The Comic Critic: Not just punching and kicking

Barry Allen (Grant Gustin) reassures his dying mother, Nora (Michelle Harrison), that he turned out alright in the season one finale of The Flash,

photo by ap2hyc.com

Barry Allen (Grant Gustin) reassures his dying mother, Nora (Michelle Harrison), that he turned out alright in the season one finale of The Flash, "Fast Enough."

Bryson Turner, Opinions Editor

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When one walks into the theater to see the latest superhero movie or sits down on the couch to watch an episode of a superhero television series, they never expect something that will delve into real world issues or philosophical topics that leave them asking questions. However, more often than not, that’s what happens, and it makes them love it more.

I can’t start talking about deep superhero movies without acknowledging the X-Men. Released in 2000, the first X-Men changed everything about the superhero movie. While the first installment wasn’t a high point, the franchise garnered praise with its focus on discrimination and how different people deal with it. Charles Xavier, or Professor X, (Sir Patrick Stewart and James McAvoy) and Erik Lehnsherr, more popularly known as Magneto, (Sir Ian McKellen and Micheal Fassbender) share the same end goal, a better world for mutant-kind, but the different ways they go about it, and the division it creates within the community, hinder it from becoming reality, echoing many issues our society faces today. Whether it’s race relations, gender rights, or politics, the X-Men tackled topics that make it a consistently modern franchise.

Losing one’s parents has never been rare in the superhero world. Peter Parker has seen his Uncle Ben die three times. Thomas and Martha Wayne have been shot in an alley three times. Superman’s Kryptonian parents have died twice. While these events were done effectively, they never showed the psychological impact on the hero. The Flash, took a longer, more human, approach to loss. Over the course of the first two seasons, we have seen Barry Allen (Grant Gustin), reflect on how his mother’s death impacted him even decades later. The season two episode “The Runaway Dinosaur,” finally put this plotline to rest in a beautiful way, with Barry confronting his mother’s death head-on. While the loss did hurt, the only thing he can do is to honor and remember her. This episode gave a heartwarming and intelligent message about loss and coping, and it is one of the single best television episodes for that reason.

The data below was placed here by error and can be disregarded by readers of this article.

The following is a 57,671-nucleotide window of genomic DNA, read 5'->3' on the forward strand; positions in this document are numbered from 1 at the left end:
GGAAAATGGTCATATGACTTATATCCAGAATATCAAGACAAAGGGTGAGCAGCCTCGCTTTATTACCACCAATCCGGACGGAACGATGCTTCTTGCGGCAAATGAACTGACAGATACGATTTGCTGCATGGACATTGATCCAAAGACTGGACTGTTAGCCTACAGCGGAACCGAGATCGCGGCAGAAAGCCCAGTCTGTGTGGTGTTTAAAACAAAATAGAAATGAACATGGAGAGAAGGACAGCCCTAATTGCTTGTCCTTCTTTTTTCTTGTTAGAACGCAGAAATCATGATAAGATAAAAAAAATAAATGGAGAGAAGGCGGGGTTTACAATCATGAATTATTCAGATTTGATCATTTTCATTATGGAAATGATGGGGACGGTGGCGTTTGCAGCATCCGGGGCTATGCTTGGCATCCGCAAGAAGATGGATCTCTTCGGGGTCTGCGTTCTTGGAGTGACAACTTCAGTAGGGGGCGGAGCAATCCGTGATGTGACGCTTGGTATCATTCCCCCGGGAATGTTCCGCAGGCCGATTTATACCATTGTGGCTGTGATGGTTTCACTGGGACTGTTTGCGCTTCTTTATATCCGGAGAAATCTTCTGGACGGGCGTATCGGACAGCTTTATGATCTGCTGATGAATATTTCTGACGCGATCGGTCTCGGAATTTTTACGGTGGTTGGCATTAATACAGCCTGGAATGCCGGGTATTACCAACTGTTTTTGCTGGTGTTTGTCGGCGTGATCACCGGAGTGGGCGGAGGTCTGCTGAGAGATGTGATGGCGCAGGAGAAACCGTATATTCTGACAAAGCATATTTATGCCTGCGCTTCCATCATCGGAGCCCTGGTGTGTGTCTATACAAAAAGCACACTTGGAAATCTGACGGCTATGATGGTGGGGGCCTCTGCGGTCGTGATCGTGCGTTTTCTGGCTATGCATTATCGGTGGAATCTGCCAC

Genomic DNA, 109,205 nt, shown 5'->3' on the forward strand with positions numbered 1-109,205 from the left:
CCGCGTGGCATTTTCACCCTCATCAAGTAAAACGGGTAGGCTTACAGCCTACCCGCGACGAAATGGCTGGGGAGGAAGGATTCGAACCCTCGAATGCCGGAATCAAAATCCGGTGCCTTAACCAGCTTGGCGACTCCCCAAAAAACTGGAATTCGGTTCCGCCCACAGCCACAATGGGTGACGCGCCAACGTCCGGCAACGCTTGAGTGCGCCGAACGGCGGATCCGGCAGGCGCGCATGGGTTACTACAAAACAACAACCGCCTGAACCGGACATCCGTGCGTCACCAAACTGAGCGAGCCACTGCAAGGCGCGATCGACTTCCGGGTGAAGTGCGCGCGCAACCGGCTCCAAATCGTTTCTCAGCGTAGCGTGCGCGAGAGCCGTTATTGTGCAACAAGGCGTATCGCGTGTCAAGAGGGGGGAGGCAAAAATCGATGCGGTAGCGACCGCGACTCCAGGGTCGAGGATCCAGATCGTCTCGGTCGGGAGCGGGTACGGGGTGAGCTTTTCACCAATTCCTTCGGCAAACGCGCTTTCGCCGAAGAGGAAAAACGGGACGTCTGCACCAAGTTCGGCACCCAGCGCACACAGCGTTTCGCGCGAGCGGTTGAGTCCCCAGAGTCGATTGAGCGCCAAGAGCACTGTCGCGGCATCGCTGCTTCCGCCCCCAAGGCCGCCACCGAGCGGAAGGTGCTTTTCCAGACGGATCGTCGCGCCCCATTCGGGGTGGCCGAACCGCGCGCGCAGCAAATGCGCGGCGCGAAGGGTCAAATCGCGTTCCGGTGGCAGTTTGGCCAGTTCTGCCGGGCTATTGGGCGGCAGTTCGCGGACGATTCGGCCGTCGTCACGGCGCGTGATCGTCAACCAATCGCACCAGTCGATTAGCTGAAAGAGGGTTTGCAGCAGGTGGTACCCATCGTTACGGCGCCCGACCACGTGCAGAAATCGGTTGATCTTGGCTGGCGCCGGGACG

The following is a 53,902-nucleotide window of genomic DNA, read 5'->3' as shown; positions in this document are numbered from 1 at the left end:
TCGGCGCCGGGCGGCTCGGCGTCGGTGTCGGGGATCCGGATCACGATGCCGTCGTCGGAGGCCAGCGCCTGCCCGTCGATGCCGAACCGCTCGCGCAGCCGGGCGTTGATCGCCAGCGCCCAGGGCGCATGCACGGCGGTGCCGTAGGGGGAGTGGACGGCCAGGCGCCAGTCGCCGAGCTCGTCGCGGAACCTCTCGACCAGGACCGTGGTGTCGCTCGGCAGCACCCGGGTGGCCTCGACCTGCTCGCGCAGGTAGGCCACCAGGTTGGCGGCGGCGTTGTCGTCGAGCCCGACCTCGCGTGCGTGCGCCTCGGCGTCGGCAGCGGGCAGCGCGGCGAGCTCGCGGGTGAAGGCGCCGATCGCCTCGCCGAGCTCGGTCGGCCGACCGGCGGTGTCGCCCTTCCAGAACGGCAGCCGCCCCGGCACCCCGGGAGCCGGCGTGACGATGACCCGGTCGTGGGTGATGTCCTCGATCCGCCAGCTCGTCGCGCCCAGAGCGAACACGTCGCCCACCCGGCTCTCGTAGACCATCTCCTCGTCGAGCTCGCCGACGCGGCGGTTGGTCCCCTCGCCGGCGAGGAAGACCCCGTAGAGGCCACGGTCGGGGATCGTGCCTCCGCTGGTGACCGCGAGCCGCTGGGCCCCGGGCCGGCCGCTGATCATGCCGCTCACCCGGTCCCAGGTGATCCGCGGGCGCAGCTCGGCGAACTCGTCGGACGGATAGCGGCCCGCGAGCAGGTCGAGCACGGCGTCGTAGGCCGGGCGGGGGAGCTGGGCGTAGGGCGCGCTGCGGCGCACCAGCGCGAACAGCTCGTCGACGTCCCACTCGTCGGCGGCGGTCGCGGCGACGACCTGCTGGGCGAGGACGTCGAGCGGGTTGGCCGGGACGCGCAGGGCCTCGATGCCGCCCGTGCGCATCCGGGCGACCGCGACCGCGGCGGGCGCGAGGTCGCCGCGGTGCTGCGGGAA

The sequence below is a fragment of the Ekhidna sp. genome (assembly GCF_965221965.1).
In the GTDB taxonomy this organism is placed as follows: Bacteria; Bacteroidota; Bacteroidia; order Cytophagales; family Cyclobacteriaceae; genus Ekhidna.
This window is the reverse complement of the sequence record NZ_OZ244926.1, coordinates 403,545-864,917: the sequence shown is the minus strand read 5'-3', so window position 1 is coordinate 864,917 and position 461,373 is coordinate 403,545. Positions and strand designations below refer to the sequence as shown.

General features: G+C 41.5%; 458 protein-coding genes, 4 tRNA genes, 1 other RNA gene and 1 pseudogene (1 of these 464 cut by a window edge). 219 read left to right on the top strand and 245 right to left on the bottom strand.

Now, one of the best films I’ve ever seen is Captain America: Civil War, and not just because of that airport fight scene. While the story was ultimately about the friendship and loyalty between the three main characters, Tony Stark (Robert Downey Jr.), Steve Rogers (Chris Evans) and Bucky Barnes (Sebastian Stan), it is told on a backdrop of a debate between freedom and security, a debate which causes The Avengers to split into Team Captain America and Team Iron Man. Both sides had compelling points and I flipped between them multiple times. It shows that, just like the characters, we face a difficult decision when it comes to choosing a side, and our choice might be for reasons others may not understand. A fact that Sharon Carter (Emily VanCamp), in the words of her Aunt Peggy Carter, highlights as she says, “Even if everyone is telling you that something wrong is something right. Even if the whole world is telling you to move, it is your duty to plant yourself like a tree, look them in the eye, and say, ‘No, you move’.” The fact that the Russo brothers managed to incorporate a theme such as this in a film that was already packed with plot, characters and themes demonstrates the importance of delving beyond epic fight scenes.

The world of film and television is diverse and massive, and superheroes only make up a small niche. While they might not rake in academy awards, superhero films and television shows have the same ability to be deep and profound as any other production. You just have to know where to look.

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